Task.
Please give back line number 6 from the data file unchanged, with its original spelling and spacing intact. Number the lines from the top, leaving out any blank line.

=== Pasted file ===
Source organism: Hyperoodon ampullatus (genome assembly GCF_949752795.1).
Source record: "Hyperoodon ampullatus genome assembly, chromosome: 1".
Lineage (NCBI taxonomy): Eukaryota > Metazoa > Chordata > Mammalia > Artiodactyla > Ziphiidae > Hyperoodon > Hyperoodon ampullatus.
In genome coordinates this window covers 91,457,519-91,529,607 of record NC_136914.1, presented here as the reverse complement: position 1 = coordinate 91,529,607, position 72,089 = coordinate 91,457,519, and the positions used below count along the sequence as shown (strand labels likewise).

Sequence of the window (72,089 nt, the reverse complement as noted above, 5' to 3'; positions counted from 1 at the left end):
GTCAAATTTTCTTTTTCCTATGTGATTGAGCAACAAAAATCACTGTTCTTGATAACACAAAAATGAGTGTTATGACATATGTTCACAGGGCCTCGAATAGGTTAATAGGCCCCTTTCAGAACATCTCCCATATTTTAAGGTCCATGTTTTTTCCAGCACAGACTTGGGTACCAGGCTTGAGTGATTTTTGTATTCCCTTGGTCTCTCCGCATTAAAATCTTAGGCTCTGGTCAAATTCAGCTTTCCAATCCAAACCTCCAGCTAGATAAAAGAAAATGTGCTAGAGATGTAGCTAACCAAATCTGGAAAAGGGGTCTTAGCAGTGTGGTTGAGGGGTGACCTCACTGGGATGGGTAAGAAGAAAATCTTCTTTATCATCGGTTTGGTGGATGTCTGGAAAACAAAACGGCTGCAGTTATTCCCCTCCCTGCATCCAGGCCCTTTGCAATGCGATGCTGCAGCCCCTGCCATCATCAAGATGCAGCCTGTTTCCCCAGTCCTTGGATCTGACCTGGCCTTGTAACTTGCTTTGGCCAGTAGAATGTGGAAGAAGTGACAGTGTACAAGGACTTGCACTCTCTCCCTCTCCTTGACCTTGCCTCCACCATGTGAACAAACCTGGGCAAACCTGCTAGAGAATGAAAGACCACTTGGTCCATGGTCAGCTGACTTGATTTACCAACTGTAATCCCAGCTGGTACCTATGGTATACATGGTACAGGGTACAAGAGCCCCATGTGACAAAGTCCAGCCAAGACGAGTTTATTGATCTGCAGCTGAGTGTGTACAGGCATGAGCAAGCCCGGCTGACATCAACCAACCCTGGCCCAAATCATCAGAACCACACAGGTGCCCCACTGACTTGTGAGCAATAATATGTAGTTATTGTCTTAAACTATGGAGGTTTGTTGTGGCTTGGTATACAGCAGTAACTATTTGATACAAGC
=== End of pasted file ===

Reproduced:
GTCAAATTTTCTTTTTCCTATGTGATTGAGCAACAAAAATCACTGTTCTTGATAACACAAAAATGAGTGTTATGACATATGTTCACAGGGCCTCGAATAGGTTAATAGGCCCCTTTCAGAACATCTCCCATATTTTAAGGTCCATGTTTTTTCCAGCACAGACTTGGGTACCAGGCTTGAGTGATTTTTGTATTCCCTTGGTCTCTCCGCATTAAAATCTTAGGCTCTGGTCAAATTCAGCTTTCCAATCCAAACCTCCAGCTAGATAAAAGAAAATGTGCTAGAGATGTAGCTAACCAAATCTGGAAAAGGGGTCTTAGCAGTGTGGTTGAGGGGTGACCTCACTGGGATGGGTAAGAAGAAAATCTTCTTTATCATCGGTTTGGTGGATGTCTGGAAAACAAAACGGCTGCAGTTATTCCCCTCCCTGCATCCAGGCCCTTTGCAATGCGATGCTGCAGCCCCTGCCATCATCAAGATGCAGCCTGTTTCCCCAGTCCTTGGATCTGACCTGGCCTTGTAACTTGCTTTGGCCAGTAGAATGTGGAAGAAGTGACAGTGTACAAGGACTTGCACTCTCTCCCTCTCCTTGACCTTGCCTCCACCATGTGAACAAACCTGGGCAAACCTGCTAGAGAATGAAAGACCACTTGGTCCATGGTCAGCTGACTTGATTTACCAACTGTAATCCCAGCTGGTACCTATGGTATACATGGTACAGGGTACAAGAGCCCCATGTGACAAAGTCCAGCCAAGACGAGTTTATTGATCTGCAGCTGAGTGTGTACAGGCATGAGCAAGCCCGGCTGACATCAACCAACCCTGGCCCAAATCATCAGAACCACACAGGTGCCCCACTGACTTGTGAGCAATAATATGTAGTTATTGTCTTAAACTATGGAGGTTTGTTGTGGCTTGGTATACAGCAGTAACTATTTGATACAAGC